|Stephanie Grace Whitson|
A footnote from history
by Stephanie Grace Whitson
Only 13 days until Christmas, and some of us are feeling the pressure. Did you know that holiday stress produced the first Christmas card? Neither did I ... until reading a Smithsonian article about the first published card (pictured below.)
|The first Christmas card. 1843.|
The answer, Sir Cole decided, was to have an artist friend sketch a scene and then have 1,000 copies printed on stiff cardboard. Adding "To" at the top and "From" at the bottom, allowed Sir Cole to personalize the greeting.
An industry began--as did controversy (everyone has an opinion about everything, and that's not new). The temperance movement folks thought Cole was encouraging underage drinking (note the child in the foreground sipping from what looks like a wine glass). But the idea caught on, and within a few years, other Victorians had copied Sir Henry's idea and were sending cards of their own.
Our American Christmas card industry began back in the early 1900s, when Joyce Hall's postcard-printing company produced its first holiday post card. We all know about the Halls, who changed the company name to Hallmark about ten years after producing that first holiday post card.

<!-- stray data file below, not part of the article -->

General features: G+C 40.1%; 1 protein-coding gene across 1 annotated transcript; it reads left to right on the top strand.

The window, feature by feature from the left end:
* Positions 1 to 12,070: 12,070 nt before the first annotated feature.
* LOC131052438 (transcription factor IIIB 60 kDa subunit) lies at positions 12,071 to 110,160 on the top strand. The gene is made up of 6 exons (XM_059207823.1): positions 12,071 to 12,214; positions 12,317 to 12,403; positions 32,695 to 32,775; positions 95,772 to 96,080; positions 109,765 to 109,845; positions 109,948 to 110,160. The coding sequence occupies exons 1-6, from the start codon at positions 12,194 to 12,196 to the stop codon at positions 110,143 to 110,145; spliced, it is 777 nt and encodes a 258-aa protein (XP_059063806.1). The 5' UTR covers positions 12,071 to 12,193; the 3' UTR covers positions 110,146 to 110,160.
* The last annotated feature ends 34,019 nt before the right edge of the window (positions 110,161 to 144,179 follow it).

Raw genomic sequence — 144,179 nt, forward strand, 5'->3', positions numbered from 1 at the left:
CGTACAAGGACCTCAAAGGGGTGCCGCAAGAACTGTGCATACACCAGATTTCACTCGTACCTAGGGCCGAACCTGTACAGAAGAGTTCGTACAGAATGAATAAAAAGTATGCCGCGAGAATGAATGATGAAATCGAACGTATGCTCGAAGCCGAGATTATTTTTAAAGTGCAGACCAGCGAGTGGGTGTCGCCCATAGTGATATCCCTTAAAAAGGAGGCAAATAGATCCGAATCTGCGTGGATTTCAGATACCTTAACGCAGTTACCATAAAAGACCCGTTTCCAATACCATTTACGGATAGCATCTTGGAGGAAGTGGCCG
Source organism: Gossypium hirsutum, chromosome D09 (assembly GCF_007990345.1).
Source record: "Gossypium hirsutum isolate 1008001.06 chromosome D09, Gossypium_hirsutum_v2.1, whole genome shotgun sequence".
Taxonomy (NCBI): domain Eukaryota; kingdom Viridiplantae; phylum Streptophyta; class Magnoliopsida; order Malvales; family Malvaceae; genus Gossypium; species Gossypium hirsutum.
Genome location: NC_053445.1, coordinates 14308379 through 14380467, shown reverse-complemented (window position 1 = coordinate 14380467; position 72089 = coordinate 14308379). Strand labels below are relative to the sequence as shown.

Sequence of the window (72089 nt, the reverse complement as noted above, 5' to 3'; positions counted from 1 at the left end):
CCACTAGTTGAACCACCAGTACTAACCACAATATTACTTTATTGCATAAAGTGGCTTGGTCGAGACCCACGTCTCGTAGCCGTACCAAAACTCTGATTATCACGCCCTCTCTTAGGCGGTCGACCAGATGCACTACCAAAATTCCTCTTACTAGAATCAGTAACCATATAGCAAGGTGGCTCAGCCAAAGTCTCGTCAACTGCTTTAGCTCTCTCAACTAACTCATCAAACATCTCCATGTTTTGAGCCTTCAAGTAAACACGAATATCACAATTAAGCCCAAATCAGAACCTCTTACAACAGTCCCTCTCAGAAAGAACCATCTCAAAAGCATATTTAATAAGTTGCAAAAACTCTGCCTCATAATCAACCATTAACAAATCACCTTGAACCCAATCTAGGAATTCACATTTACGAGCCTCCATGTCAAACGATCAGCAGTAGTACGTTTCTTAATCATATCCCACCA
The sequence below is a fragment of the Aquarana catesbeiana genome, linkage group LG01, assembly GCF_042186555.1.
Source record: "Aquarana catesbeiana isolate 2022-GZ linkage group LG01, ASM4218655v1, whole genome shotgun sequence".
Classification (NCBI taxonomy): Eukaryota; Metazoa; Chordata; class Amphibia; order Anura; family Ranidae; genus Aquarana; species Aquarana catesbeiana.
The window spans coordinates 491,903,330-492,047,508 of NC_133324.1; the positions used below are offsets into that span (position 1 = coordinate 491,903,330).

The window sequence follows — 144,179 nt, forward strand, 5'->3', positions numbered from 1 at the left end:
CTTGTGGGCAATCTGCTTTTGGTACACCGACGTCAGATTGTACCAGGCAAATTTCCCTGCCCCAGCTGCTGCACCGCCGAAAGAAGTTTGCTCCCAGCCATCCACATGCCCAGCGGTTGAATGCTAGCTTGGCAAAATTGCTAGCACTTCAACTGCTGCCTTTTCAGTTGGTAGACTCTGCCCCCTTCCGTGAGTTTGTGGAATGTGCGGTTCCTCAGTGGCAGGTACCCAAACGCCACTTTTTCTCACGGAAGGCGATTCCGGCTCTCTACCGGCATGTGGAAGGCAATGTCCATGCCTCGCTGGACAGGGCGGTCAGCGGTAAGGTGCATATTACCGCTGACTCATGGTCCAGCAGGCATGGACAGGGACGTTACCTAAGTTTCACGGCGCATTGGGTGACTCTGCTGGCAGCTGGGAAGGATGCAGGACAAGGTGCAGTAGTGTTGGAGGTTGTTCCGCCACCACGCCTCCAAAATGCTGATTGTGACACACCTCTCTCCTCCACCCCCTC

You can see a lovely online exhibit of vintage Christmas post cards here: http://www.indiana.edu/~liblilly/xmas2/.
The card at left from my personal collection, is postmarked 1915. The message told the recipient that she had received a subscription to "Comfort" as a gift and wished "that its monthly visits may never cease to cheer and comfort you."
In the spirit of the gift-giving season, I'll send a copy of either A Patchwork Christmas or A Basket Brigade Christmas to two readers who join the conversation (and who provide a way to contact them for their shipping address).
Here's the topic:
Do you send real or virtual Christmas cards? How do you decide on a design or a message?
Stephanie Grace Whitson is the author of nearly thirty books, including two Christmas novellas featured in these collections published by Barbour.
Learn more at www.stephaniewhitson.com